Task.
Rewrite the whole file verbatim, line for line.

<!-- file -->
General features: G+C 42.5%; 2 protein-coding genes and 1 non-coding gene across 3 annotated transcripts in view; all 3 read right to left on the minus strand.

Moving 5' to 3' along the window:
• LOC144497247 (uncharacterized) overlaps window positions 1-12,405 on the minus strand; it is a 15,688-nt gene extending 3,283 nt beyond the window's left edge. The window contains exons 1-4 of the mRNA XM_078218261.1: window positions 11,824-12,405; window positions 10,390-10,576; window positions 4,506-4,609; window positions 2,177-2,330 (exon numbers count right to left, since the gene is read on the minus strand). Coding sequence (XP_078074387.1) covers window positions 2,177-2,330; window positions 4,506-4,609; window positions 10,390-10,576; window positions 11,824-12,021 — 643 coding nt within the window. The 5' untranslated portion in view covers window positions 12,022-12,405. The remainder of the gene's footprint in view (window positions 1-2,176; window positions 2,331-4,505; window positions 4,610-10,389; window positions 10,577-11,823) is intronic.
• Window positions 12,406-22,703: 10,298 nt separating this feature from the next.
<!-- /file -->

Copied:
General features: G+C 42.5%; 2 protein-coding genes and 1 non-coding gene across 3 annotated transcripts in view; all 3 read right to left on the minus strand.

Moving 5' to 3' along the window:
• LOC144497247 (uncharacterized) overlaps window positions 1-12,405 on the minus strand; it is a 15,688-nt gene extending 3,283 nt beyond the window's left edge. The window contains exons 1-4 of the mRNA XM_078218261.1: window positions 11,824-12,405; window positions 10,390-10,576; window positions 4,506-4,609; window positions 2,177-2,330 (exon numbers count right to left, since the gene is read on the minus strand). Coding sequence (XP_078074387.1) covers window positions 2,177-2,330; window positions 4,506-4,609; window positions 10,390-10,576; window positions 11,824-12,021 — 643 coding nt within the window. The 5' untranslated portion in view covers window positions 12,022-12,405. The remainder of the gene's footprint in view (window positions 1-2,176; window positions 2,331-4,505; window positions 4,610-10,389; window positions 10,577-11,823) is intronic.
• Window positions 12,406-22,703: 10,298 nt separating this feature from the next.